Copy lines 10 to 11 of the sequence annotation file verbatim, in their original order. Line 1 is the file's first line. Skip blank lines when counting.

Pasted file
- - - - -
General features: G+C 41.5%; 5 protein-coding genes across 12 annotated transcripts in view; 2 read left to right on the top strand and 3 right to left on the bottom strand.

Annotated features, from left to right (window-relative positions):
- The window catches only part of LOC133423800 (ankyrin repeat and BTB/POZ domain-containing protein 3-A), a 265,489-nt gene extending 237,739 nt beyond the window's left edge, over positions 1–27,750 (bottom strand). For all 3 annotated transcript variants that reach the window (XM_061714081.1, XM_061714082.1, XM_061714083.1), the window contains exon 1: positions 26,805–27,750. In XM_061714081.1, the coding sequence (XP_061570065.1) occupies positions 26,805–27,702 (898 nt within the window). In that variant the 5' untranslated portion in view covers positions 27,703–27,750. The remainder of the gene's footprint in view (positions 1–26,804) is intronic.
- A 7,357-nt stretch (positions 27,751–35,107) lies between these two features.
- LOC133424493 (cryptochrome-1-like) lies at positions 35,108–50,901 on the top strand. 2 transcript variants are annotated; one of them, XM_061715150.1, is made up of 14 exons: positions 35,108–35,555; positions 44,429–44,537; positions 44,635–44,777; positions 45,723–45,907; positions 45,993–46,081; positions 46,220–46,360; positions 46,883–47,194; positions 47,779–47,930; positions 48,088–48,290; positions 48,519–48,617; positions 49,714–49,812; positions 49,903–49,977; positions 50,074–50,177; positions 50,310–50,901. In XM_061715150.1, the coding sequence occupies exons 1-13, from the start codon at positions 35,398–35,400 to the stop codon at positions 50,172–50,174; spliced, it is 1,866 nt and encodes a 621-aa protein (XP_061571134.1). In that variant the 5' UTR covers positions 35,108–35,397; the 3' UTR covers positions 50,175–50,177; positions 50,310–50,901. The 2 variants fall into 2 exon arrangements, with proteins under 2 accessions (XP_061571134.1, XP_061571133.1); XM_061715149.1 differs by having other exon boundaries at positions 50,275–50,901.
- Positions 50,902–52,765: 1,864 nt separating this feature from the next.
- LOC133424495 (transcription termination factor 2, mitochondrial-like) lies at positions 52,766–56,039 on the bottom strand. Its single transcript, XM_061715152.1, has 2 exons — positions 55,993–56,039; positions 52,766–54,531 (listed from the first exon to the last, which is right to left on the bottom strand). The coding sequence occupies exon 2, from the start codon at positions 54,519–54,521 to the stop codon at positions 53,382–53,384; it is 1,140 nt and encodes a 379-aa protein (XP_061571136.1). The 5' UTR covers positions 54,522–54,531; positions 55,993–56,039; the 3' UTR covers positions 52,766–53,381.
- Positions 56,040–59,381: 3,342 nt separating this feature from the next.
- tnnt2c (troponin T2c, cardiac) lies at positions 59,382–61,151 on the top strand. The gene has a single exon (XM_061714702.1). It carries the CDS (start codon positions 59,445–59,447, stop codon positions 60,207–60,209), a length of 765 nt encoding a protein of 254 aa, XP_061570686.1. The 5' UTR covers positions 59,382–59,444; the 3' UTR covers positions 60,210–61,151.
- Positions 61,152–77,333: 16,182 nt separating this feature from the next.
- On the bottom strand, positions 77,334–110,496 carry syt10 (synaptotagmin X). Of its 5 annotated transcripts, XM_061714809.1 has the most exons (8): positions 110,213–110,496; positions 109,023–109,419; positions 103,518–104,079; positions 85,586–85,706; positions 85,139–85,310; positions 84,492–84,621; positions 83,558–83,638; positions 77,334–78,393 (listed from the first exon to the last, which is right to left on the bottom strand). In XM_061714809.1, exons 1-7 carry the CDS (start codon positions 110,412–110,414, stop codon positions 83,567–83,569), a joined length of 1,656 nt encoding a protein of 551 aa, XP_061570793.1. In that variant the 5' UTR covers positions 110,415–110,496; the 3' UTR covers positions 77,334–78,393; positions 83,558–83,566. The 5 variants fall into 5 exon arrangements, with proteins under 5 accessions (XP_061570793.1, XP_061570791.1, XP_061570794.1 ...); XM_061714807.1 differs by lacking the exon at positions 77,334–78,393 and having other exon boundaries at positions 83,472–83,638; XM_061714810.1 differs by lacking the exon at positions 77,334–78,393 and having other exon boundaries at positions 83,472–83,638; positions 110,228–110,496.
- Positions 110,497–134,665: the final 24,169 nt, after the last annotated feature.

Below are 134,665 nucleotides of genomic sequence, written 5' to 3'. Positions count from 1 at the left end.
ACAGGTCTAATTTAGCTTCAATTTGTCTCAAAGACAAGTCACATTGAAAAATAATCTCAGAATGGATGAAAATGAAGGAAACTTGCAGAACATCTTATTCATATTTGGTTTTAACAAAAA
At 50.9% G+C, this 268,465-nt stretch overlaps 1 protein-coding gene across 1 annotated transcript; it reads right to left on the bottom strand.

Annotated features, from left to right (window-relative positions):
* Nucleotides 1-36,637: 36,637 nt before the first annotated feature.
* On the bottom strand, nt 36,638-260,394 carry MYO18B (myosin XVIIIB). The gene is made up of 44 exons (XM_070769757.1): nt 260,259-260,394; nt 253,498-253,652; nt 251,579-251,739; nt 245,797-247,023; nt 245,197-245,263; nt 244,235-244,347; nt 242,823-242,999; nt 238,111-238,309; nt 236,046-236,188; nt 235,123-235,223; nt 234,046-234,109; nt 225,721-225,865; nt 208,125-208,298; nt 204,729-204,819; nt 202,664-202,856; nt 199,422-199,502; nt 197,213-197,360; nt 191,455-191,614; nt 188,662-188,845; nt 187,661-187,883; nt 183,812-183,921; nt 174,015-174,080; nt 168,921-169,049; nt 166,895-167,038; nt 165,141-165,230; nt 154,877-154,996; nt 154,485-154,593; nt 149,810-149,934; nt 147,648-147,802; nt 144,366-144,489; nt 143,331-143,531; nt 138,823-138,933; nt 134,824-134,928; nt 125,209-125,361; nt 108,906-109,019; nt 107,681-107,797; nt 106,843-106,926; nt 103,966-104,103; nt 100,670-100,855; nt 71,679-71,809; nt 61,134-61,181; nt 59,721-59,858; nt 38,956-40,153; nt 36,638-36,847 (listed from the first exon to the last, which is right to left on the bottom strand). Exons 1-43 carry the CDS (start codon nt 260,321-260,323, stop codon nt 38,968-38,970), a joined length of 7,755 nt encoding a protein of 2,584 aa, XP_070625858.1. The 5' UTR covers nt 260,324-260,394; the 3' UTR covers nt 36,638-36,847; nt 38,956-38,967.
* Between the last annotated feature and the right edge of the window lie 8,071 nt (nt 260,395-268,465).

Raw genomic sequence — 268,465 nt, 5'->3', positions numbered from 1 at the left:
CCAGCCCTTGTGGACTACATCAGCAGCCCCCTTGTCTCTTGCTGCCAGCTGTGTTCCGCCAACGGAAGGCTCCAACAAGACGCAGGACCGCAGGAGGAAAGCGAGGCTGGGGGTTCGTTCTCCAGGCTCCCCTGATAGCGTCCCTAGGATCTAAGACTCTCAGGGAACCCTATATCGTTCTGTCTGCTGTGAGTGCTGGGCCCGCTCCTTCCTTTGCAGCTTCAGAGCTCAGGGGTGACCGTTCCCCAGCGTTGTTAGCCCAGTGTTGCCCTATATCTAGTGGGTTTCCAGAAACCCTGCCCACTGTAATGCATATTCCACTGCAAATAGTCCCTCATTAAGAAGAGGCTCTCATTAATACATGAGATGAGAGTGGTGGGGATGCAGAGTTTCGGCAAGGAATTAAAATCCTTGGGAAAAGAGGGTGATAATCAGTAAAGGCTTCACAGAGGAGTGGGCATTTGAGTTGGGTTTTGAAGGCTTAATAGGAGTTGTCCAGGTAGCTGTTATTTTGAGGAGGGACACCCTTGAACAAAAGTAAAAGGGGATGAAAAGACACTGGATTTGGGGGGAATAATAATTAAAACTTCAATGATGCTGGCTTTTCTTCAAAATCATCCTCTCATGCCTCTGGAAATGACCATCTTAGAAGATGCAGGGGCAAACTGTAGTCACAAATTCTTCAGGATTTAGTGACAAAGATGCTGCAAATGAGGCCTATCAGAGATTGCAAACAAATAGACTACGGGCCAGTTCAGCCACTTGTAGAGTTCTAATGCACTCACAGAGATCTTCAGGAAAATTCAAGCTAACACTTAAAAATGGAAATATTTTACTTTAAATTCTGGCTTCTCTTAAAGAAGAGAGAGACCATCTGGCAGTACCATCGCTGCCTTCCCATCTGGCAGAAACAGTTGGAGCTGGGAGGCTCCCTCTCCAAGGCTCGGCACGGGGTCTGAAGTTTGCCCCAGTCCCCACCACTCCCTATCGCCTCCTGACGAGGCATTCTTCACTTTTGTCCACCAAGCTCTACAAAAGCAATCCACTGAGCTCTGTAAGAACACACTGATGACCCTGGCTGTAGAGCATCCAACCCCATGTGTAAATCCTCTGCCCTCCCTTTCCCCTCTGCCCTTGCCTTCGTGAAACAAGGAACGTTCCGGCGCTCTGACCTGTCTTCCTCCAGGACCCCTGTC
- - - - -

- Positions 61,152–77,333: 16,182 nt separating this feature from the next.
- On the bottom strand, positions 77,334–110,496 carry syt10 (synaptotagmin X). Of its 5 annotated transcripts, XM_061714809.1 has the most exons (8): positions 110,213–110,496; positions 109,023–109,419; positions 103,518–104,079; positions 85,586–85,706; positions 85,139–85,310; positions 84,492–84,621; positions 83,558–83,638; positions 77,334–78,393 (listed from the first exon to the last, which is right to left on the bottom strand). In XM_061714809.1, exons 1-7 carry the CDS (start codon positions 110,412–110,414, stop codon positions 83,567–83,569), a joined length of 1,656 nt encoding a protein of 551 aa, XP_061570793.1. In that variant the 5' UTR covers positions 110,415–110,496; the 3' UTR covers positions 77,334–78,393; positions 83,558–83,566. The 5 variants fall into 5 exon arrangements, with proteins under 5 accessions (XP_061570793.1, XP_061570791.1, XP_061570794.1 ...); XM_061714807.1 differs by lacking the exon at positions 77,334–78,393 and having other exon boundaries at positions 83,472–83,638; XM_061714810.1 differs by lacking the exon at positions 77,334–78,393 and having other exon boundaries at positions 83,472–83,638; positions 110,228–110,496.